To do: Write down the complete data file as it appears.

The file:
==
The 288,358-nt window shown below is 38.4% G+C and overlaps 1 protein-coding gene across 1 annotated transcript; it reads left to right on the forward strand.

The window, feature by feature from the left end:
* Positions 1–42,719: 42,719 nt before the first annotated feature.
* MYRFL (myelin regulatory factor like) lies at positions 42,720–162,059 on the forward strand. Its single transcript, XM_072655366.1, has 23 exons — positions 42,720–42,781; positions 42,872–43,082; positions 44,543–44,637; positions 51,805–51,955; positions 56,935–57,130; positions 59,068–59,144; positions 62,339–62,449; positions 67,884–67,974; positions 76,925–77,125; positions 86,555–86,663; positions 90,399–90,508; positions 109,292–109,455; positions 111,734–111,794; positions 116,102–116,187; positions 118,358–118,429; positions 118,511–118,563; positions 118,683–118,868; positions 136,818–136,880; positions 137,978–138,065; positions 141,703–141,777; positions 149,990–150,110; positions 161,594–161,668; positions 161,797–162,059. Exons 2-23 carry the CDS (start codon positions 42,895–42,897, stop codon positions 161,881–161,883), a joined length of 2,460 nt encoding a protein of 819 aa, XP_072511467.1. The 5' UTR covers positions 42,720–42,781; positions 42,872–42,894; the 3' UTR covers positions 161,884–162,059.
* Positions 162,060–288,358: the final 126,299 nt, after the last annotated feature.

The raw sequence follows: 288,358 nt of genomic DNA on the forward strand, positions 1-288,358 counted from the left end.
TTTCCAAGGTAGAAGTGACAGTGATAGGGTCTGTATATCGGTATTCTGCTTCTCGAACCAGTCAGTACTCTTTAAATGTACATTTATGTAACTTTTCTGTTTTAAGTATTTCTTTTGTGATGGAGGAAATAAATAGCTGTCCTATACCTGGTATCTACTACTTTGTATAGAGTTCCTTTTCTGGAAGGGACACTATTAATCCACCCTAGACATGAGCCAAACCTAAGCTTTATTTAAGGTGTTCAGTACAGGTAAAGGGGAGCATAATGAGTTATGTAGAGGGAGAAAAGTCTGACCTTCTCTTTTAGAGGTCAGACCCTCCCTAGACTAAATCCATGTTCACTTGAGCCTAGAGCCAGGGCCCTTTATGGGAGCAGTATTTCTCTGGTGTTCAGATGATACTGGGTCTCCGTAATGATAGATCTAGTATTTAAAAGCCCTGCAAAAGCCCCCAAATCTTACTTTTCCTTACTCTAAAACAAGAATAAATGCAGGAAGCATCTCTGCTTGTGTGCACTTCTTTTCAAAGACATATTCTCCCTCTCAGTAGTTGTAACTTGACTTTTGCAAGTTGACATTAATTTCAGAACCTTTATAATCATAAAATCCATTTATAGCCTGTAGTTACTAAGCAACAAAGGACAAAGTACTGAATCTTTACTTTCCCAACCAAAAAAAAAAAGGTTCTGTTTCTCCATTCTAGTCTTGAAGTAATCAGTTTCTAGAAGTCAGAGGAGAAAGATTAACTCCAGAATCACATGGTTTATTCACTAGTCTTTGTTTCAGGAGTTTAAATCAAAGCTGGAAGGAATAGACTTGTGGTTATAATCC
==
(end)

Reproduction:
The 288,358-nt window shown below is 38.4% G+C and overlaps 1 protein-coding gene across 1 annotated transcript; it reads left to right on the forward strand.

The window, feature by feature from the left end:
* Positions 1–42,719: 42,719 nt before the first annotated feature.
* MYRFL (myelin regulatory factor like) lies at positions 42,720–162,059 on the forward strand. Its single transcript, XM_072655366.1, has 23 exons — positions 42,720–42,781; positions 42,872–43,082; positions 44,543–44,637; positions 51,805–51,955; positions 56,935–57,130; positions 59,068–59,144; positions 62,339–62,449; positions 67,884–67,974; positions 76,925–77,125; positions 86,555–86,663; positions 90,399–90,508; positions 109,292–109,455; positions 111,734–111,794; positions 116,102–116,187; positions 118,358–118,429; positions 118,511–118,563; positions 118,683–118,868; positions 136,818–136,880; positions 137,978–138,065; positions 141,703–141,777; positions 149,990–150,110; positions 161,594–161,668; positions 161,797–162,059. Exons 2-23 carry the CDS (start codon positions 42,895–42,897, stop codon positions 161,881–161,883), a joined length of 2,460 nt encoding a protein of 819 aa, XP_072511467.1. The 5' UTR covers positions 42,720–42,781; positions 42,872–42,894; the 3' UTR covers positions 161,884–162,059.
* Positions 162,060–288,358: the final 126,299 nt, after the last annotated feature.

The raw sequence follows: 288,358 nt of genomic DNA on the forward strand, positions 1-288,358 counted from the left end.
TTTCCAAGGTAGAAGTGACAGTGATAGGGTCTGTATATCGGTATTCTGCTTCTCGAACCAGTCAGTACTCTTTAAATGTACATTTATGTAACTTTTCTGTTTTAAGTATTTCTTTTGTGATGGAGGAAATAAATAGCTGTCCTATACCTGGTATCTACTACTTTGTATAGAGTTCCTTTTCTGGAAGGGACACTATTAATCCACCCTAGACATGAGCCAAACCTAAGCTTTATTTAAGGTGTTCAGTACAGGTAAAGGGGAGCATAATGAGTTATGTAGAGGGAGAAAAGTCTGACCTTCTCTTTTAGAGGTCAGACCCTCCCTAGACTAAATCCATGTTCACTTGAGCCTAGAGCCAGGGCCCTTTATGGGAGCAGTATTTCTCTGGTGTTCAGATGATACTGGGTCTCCGTAATGATAGATCTAGTATTTAAAAGCCCTGCAAAAGCCCCCAAATCTTACTTTTCCTTACTCTAAAACAAGAATAAATGCAGGAAGCATCTCTGCTTGTGTGCACTTCTTTTCAAAGACATATTCTCCCTCTCAGTAGTTGTAACTTGACTTTTGCAAGTTGACATTAATTTCAGAACCTTTATAATCATAAAATCCATTTATAGCCTGTAGTTACTAAGCAACAAAGGACAAAGTACTGAATCTTTACTTTCCCAACCAAAAAAAAAAAGGTTCTGTTTCTCCATTCTAGTCTTGAAGTAATCAGTTTCTAGAAGTCAGAGGAGAAAGATTAACTCCAGAATCACATGGTTTATTCACTAGTCTTTGTTTCAGGAGTTTAAATCAAAGCTGGAAGGAATAGACTTGTGGTTATAATCC